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Es war absurder, als seine wildesten Träume es waren.

While I would translate it with the omission of es waren.

It was more absurd than his wildest dream.

So what does es waren actually mean? It is necessary to add it?

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In case you are referring to this you managed to pick one of the sentences without errors ;) Do not use this to learn German. –  Carsten Schultz Mar 21 at 19:20
    
Thank you for pointing it out, I will be more careful before asking a question from now on. I will still use it though, as the language and style used is quite simple to understand. Anyway I counted just 2 mistakes, is it actually more worse than that? –  Lex Mar 21 at 21:39

2 Answers 2

up vote 3 down vote accepted

It is not necessary but it in fact part you can think of it as being part of every comparison.

Ich bin größer als Stefan (groß ist).

The "groß ist" is redundant and boring but for stylistic reasons I might use it. And of course I can replace "groß" by the generic pronoun "es". The other answer claims that the verb is there for grammatical reasons. I doubt that, because if this were the case, the following sentence would need one as well.

Ich trinke mehr Wasser als Maria und Thomas zusammen.

It would be not wrong to add "trinken" but I'd say most of the time people do not say it and it is totally fine to write that.

So why is it there? Maybe simply for stylistic reasons or to make clear that we're talking about dreams he HAD as opposed to dreams he HAS, which could be understood without the "waren" signaling past tense. Just compare these two examples:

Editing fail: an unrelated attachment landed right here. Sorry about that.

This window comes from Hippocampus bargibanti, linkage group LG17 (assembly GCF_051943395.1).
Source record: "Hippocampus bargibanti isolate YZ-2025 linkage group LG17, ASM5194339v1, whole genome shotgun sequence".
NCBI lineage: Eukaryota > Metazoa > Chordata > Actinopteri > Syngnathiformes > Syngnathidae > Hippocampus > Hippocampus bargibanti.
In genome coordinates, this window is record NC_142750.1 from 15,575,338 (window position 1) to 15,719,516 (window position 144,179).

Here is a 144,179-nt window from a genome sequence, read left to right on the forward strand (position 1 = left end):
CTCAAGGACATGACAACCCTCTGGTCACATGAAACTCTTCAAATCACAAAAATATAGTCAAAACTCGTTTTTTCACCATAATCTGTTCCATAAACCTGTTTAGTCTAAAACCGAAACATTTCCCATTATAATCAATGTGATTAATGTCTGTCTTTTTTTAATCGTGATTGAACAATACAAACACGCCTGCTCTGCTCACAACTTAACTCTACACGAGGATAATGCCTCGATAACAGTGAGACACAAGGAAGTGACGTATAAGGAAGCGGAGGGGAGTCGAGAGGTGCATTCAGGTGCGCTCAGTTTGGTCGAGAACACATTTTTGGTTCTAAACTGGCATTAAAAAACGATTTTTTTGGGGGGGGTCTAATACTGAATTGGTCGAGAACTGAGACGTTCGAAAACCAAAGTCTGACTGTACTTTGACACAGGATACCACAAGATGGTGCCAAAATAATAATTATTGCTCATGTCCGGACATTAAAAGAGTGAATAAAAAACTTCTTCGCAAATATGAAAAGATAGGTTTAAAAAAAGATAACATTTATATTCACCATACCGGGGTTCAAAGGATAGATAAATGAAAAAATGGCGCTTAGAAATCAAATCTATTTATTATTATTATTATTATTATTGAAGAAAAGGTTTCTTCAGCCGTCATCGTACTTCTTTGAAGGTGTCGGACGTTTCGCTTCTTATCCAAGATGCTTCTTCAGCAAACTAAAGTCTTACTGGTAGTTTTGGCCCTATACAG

Ich bin größer als Stefan. ("ist" is implied)

Ich bin größer als Stefan war.

If you want to read more about the underlying side sentence structure and how it explains why the comparing part comes after the final verb, I recommend this post on my blog. The relevant part is toward the bottom.

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It is necessary because it puts the verb in the right number. The first "war" is in singular since it refers to "Es". "Träume" on the other hand is in plural so the verb needs to reflect that. Hence we need "es waren". In more words it says:

It was more absurd than his wildest dreams were absurd.

So actually it's basically the same as in English.

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1  
Well in fact it can be left out. As the verb is the same for both sentences, it can be omitted in the second one. This includes "es waren" –  Vogel612 Mar 21 at 11:40
    
I admit that it's usually omitted, and according to the "rules of everyday language" it can be omitted. But I do not believe that it is correct! –  Einer Mar 21 at 12:26
    
please provide facts on your opinions or mark them as such.. –  Vogel612 Mar 21 at 12:33
    
It is fine to leave it out, see my answer –  Emanuel Mar 21 at 19:09

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